Structure and Content

A website usually consists of an index or 'home' page linking to a number of sub-pages. While there is no limit to the number of sub pages in a website, it is important that they are structured logically so users can navigate the site successfully.

A good place to start planning a website is to develop a site map. This is simply a pictorial representation of all the pages within the website. For example, your website may have an Events page providing a listing of local events in the coming weeks. Each event listing could be linked to another page that provides full details of that particular event (e.g. what it is for, when and where it will be held). The site map would show that the home page links to the events page, and the events page then links to the events details page.

Try to keep your website structure simple so visitors feel comfortable exploring. Rather than show every link in the menu on the home page, sort them into groups (e.g. show the menu item ‘Events’ on the home page, and then links to all events listed on the Events page). Remember to check any links to external websites regularly to ensure they are still valid.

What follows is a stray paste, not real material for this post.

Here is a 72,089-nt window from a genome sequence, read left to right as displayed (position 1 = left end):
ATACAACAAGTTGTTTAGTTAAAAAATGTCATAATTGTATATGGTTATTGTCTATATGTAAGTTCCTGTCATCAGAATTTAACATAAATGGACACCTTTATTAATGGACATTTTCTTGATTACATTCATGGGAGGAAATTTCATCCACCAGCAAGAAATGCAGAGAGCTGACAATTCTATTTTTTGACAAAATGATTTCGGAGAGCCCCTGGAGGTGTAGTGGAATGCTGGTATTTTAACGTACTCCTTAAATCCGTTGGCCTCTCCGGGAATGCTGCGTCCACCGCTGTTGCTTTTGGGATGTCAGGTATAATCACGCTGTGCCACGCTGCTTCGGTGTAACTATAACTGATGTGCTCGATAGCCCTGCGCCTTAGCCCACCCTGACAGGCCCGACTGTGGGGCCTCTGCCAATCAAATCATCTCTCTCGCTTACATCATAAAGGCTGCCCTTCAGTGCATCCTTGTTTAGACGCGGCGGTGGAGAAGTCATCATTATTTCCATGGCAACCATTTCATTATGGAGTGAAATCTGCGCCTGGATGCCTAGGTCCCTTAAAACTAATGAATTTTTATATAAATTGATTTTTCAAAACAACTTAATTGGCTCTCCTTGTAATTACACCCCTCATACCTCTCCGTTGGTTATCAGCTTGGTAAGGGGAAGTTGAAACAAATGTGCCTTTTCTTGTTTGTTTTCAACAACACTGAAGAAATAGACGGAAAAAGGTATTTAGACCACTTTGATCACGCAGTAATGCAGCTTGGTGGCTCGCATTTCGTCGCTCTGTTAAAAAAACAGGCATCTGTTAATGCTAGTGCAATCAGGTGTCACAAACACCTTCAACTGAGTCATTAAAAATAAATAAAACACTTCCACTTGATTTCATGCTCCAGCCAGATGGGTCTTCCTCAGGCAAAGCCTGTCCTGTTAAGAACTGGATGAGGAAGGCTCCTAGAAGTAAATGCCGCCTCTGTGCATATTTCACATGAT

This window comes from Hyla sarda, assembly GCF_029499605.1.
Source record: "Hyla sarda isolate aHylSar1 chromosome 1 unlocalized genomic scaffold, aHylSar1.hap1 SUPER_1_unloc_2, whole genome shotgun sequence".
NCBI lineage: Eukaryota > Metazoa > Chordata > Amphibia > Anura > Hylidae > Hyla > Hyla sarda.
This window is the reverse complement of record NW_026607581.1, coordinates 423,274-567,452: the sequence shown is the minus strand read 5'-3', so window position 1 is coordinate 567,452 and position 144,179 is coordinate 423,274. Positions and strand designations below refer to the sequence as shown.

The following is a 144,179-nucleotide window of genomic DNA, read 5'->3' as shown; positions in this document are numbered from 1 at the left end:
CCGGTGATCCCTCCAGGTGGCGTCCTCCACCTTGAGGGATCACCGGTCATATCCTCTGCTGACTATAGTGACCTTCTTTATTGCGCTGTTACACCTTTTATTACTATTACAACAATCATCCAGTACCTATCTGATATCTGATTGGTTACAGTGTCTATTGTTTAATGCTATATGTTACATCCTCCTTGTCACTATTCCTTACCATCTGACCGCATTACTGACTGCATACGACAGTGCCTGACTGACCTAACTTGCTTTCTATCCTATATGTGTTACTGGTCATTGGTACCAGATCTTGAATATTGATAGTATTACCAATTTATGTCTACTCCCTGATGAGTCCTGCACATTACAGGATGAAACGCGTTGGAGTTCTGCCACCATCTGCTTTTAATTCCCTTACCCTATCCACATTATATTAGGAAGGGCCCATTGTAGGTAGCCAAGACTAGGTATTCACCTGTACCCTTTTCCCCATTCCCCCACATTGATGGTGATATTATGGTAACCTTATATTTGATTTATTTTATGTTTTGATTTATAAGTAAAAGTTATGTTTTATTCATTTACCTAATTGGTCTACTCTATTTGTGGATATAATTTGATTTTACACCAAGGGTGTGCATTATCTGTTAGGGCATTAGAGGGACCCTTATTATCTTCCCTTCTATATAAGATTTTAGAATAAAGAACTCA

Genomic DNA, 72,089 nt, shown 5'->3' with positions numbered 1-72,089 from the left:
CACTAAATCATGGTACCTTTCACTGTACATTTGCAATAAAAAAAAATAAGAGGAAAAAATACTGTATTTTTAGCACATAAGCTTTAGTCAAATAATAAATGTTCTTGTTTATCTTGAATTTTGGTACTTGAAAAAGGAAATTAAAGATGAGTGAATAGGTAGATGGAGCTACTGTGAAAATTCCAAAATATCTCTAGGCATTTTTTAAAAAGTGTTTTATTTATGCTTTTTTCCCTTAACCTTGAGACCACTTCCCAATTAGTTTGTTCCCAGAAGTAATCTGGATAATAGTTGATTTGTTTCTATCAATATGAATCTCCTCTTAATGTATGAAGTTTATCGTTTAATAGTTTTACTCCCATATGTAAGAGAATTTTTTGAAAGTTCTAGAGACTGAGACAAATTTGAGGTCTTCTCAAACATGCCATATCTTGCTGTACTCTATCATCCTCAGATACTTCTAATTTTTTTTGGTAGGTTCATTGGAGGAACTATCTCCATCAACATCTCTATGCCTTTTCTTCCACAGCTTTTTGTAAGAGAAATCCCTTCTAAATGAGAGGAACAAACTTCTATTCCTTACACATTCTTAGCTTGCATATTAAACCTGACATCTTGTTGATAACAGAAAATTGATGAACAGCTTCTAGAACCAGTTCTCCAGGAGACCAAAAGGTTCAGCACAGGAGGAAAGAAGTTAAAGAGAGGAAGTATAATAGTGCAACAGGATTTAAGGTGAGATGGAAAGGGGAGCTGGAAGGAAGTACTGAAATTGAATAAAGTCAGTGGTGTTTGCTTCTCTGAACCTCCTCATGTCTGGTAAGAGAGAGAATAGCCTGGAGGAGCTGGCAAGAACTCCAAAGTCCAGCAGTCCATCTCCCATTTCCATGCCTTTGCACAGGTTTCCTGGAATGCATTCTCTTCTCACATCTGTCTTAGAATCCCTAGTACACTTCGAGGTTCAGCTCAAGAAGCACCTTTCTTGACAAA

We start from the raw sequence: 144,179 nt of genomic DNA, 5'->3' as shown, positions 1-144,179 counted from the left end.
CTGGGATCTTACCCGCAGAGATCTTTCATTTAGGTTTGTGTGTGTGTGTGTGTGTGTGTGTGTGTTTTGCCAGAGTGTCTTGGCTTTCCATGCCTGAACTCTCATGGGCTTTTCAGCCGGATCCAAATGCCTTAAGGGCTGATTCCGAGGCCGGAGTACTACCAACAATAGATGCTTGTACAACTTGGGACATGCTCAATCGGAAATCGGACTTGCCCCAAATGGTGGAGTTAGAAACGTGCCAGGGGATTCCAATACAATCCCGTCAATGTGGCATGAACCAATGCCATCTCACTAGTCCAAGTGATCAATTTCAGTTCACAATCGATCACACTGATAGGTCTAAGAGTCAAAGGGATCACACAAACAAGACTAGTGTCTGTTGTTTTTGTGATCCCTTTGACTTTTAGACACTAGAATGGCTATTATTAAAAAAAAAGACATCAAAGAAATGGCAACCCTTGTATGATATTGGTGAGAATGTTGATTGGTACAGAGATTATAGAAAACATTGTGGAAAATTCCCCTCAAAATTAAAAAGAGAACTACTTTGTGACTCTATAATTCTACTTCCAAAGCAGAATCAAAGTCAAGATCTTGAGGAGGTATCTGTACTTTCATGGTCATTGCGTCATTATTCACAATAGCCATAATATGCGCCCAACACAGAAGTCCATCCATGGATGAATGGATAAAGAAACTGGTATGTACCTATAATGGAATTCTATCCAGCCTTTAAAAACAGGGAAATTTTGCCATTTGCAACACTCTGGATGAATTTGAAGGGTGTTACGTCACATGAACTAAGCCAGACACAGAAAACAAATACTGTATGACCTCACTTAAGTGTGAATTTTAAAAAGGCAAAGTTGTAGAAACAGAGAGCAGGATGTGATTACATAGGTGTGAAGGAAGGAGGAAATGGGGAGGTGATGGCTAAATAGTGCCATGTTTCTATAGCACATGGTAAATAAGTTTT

Your community will probably have lots of ideas for what they would expect to find on the website. It is important that you think about who the website is for and how they are going to use it when planning the content. If possible, involve members of your community in the planning process.

There are a number of elements common to most websites, such as an index or home page, contact details and 'about us' information. As a community website, you are likely to want to include other content such as:

  • business directory
  • community group listing (e.g. sport and recreation, arts and cultural, historical, other common interest groups)
  • tourism information (click here for more information)
  • events calendar
  • latest news (e.g. sports results, local council initiatives)
  • local weather (see and as examples of available services)
  • sponsor details and advertising banners
  • community feedback form
  • links to external websites (e.g. local council, regional tourism office, chamber of commerce).

Also, it is worth thinking about including a privacy statement and a website disclaimer on the site.

The primary aim of a privacy statement is to tell website visitors what personal and technical information is collected from them, and what this information is used for. Privacy legislation is designed to safeguard any personal information collected and ensure that it is not used for any purpose other than for which it was provided (e.g. information supplied in a feedback form should not be used for marketing).

The aim of a website disclaimer is to protect the community website group from loss or damages arising from information presented on the website or contained in linked websites.

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